25 Nov 2019

The Power of Magic – Rory Sutherland on the need for more alchemy in insight

‘If you believe in the power of magic, I can change your mind’, sang The Allan Parsons Project. In his book Alchemy; the surprising power of ideas that don’t make sense, Rory Sutherland asserts that a healthy dose of ‘psycho-logical smoke and mirrors’ is a powerful way to hack people’s subconscious. Yet he also accuses the insight industry of being light on magic and heavy on simplistic logic. Why?

Before we go to your book, let’s zoom out for a minute. You see the business world as being at odds with human nature
Life is a murky affair. This is partially because any system with a feedback loop quickly gets complex. Also, for humans, a degree of self-deception is essential to our evolutionary survival as a species. Therefore, at least on the face of it, a lot of things in life don’t seem to make rational sense.

In contrast, business culture is primarily focused on efficiency and rationality. Models that dominate decision making are heavy on simplistic, quantifiable logic. This is dangerous because we may end up wasting money pursuing things that humans don’t care about.

Surely we’d be lost without ‘models’
We can’t understand reality without a map. But the dominant rational model leaves important things out. This presents both a threat – innovations fail because we misunderstand human nature – and an opportunity, because competitive advantage often comes from finding out what everybody else is wrong about. Logic gets you to the same place as everyone else. But if you have a map that reflects how real people operate in the real world, you have an edge. Alchemy is a powerful mechanism for navigating a psycho-logical world.

Evolution has given us a psycho-logical mode of perception that is not objective. If that were not the case, there would be no point in tinkering with behavioural science techniques because our perception would be identical to reality itself. The upside is that, like magic, you can create value out of nowhere. Hence ‘alchemy’ in the book’s title.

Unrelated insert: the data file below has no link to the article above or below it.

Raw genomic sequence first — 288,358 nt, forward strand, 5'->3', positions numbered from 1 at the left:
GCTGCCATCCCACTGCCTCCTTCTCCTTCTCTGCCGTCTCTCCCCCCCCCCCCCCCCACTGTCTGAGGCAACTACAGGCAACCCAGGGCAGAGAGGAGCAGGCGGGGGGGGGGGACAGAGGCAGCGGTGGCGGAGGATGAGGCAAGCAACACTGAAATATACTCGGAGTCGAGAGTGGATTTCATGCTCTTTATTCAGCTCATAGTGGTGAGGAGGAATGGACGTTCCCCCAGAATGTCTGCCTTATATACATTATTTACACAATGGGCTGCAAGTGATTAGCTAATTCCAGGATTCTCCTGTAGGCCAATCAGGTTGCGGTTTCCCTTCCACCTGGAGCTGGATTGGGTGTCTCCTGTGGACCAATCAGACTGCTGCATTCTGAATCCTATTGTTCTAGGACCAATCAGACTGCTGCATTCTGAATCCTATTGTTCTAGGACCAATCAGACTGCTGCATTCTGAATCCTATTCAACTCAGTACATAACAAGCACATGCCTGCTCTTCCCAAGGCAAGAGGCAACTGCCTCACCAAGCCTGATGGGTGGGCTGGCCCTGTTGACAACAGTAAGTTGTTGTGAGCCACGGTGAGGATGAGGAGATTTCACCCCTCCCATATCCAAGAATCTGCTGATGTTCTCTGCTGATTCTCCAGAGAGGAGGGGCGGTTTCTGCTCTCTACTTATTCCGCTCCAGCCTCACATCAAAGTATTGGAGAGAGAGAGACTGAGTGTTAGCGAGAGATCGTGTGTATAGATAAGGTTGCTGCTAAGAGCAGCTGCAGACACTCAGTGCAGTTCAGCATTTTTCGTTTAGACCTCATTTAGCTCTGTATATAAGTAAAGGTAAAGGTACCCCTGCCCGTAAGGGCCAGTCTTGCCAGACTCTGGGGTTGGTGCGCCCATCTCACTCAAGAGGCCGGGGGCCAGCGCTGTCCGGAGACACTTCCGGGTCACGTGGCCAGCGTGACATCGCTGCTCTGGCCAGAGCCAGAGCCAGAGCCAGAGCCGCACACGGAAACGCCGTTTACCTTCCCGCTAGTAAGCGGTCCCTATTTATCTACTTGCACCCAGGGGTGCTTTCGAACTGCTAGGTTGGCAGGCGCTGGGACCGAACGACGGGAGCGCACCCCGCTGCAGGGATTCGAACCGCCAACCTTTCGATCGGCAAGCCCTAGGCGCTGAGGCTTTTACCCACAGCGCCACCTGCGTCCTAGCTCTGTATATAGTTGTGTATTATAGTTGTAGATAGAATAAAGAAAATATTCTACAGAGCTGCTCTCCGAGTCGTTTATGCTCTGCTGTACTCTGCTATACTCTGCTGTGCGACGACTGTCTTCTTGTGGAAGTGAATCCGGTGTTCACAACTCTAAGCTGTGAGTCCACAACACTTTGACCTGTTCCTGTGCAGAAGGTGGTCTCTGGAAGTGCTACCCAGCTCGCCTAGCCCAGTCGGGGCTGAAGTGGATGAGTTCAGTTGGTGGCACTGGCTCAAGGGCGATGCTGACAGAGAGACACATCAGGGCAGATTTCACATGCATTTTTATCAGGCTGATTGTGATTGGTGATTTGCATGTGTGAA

Surely logic can’t be entirely useless? 
Reason is the brain’s PR function, not its R&D department. It’s good for evaluating defending and solutions, much less for finding them.

Moreover, meaning – an important ingredient of marketing – is disproportionally conveyed by things that are unexpected and illogical. It would be entirely logical to buy my wife flowers on the 13th of February because I’d save money. But my wife most probably wouldn’t appreciate it.

Evidence suggest that reason didn’t develop to solve individuals’ problems anyway. It mainly helps us understand others. The methodological individualism of market research, and the hyper-targeting of contemporary marketing, discard a fundamental part of what makes us human.

You also say that we routinely underestimate another critical ingredient of decision making: context
Context is often the most important factor in determining how people think, feel and act. This simple truth dooms many universal and ‘logical’ models for consumer behaviour from the start. Ideas that are developed from these one-size-fits-all models often fail because humans are not consistent enough in their behaviour for such laws to hold very broadly.